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Assessment of a GM-crop impact on soil systems using the DNA barcode-based tool for nematode community analysis

Richtlijn om effecten van GM-gewassen te bepalen met DNA van bodemaaltjes


The RIVM (Dutch abbreviation for the National Institute for Public Health and the Environment) has developed with the Wageningen University (WUR) a new technique by which the soil quality can be determined accurately, the so-called nematode DNA barcode tool. This molecular method provides faster and more detailed information about disturbances in soil quality and the possible causes. This can be done because this novel information is combined with data on the overall processes by which crops are grown. Examples are the use of pesticides and effects on the soil systems of agricultural techniques such as ploughing and fertilizing. In this way a better understanding of the influences on soil quality of agricultural practices, such as genetically modified (GM) crops, can be achieved.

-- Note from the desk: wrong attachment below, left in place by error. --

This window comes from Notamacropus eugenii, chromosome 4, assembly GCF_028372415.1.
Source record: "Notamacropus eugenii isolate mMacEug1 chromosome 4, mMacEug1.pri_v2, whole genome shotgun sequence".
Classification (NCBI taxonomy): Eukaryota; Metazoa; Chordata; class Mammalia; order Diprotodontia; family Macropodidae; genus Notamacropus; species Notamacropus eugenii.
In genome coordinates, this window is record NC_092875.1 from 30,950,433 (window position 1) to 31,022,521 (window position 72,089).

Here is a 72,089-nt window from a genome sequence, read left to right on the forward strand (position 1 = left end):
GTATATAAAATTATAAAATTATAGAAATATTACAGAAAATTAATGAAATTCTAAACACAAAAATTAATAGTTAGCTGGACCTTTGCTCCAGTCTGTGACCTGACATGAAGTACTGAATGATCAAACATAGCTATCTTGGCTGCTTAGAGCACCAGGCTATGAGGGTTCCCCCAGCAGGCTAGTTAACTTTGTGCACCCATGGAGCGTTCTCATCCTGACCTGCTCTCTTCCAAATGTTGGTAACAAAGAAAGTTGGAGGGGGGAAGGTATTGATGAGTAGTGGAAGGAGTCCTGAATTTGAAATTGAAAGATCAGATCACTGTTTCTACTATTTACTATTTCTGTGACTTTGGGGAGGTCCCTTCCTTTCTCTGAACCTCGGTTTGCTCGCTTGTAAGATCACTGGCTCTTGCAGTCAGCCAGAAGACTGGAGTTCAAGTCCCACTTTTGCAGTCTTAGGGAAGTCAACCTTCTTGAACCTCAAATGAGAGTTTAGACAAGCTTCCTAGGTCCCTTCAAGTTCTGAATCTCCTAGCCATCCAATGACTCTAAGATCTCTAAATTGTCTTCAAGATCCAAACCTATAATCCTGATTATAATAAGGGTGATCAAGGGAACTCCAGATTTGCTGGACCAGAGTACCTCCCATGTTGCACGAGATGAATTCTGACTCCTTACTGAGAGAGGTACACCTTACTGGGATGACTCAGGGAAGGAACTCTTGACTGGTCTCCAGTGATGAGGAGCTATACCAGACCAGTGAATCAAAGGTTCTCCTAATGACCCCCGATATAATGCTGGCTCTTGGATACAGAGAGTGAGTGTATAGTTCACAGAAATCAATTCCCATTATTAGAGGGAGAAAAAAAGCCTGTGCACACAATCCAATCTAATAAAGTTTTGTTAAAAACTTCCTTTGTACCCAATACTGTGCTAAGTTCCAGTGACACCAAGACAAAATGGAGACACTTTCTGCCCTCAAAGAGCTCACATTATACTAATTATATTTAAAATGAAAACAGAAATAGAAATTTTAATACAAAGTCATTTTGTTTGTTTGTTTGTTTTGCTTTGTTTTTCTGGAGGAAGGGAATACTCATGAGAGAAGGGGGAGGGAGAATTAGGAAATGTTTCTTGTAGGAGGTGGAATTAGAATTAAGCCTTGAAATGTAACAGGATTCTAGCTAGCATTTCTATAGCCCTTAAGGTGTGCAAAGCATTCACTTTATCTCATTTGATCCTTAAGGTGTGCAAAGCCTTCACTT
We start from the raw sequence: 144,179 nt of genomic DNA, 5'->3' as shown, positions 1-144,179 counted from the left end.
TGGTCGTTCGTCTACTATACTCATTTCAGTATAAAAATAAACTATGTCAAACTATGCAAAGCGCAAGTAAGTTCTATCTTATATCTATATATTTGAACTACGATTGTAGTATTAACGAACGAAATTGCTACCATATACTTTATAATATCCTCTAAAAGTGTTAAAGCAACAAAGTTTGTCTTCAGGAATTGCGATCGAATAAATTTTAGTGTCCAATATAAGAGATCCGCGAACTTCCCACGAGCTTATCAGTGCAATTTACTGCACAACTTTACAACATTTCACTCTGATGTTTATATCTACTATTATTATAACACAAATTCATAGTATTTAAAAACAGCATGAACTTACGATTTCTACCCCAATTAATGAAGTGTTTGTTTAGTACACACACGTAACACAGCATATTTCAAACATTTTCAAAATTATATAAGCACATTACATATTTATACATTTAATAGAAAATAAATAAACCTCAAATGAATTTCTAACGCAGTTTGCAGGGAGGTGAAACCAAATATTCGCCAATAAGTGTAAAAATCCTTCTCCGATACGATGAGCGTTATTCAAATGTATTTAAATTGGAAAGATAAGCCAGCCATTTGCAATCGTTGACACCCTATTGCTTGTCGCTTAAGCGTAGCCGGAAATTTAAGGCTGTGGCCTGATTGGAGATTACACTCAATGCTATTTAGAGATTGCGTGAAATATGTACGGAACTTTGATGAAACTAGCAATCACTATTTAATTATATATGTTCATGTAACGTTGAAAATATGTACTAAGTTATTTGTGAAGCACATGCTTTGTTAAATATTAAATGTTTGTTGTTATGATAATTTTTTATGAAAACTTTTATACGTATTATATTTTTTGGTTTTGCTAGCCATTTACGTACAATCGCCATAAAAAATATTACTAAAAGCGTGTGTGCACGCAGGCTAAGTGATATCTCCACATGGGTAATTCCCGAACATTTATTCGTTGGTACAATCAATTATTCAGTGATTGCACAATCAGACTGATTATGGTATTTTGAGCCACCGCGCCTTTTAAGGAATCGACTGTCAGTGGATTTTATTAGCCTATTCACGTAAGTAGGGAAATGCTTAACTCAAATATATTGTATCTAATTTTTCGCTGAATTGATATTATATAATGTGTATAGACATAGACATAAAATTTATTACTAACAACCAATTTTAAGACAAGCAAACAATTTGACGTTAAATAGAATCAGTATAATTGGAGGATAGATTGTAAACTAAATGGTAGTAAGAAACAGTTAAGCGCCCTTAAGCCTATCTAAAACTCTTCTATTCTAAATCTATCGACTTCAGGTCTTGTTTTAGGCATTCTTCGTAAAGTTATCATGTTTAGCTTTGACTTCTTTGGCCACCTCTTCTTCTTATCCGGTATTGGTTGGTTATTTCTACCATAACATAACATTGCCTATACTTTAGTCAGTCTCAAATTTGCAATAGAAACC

With the new method, the nematode DNA is determined with a special technique (quantitative PCR), by which both species (occurrence) as numbers (densities) can be derived in the soil. The nematode population reveals the important processes ongoing in the soil that support soil quality. Examples thereof are the fertility and the extent to which organic material is broken down. The DNA barcode tool is an addition to the traditional time-consuming technique, where the nematode population is determined using a microscopic examination.

The method was developed on behalf of the Netherlands Organization for Scientific Research (NWO) and the Secretary of Infrastructure and the Environment (IenM). Due to the increasing human population higher food production is needed globally, which implies more agricultural land for more crops. Not every management technique to support such a productivity increase, such as GM-crops, might be realized because they have to be safe for the environment. Hence, the fertility of the soil appears to become affected. It is therefore important to avoid possible negative effects by new forms of agriculture with a careful evaluation. Even in a broader European context, there is more emphasis on the importance of vital ecosystems belowground and on the quality of soils. One example is the 'Common Agricultural Policy' which the European Union has been promoting.

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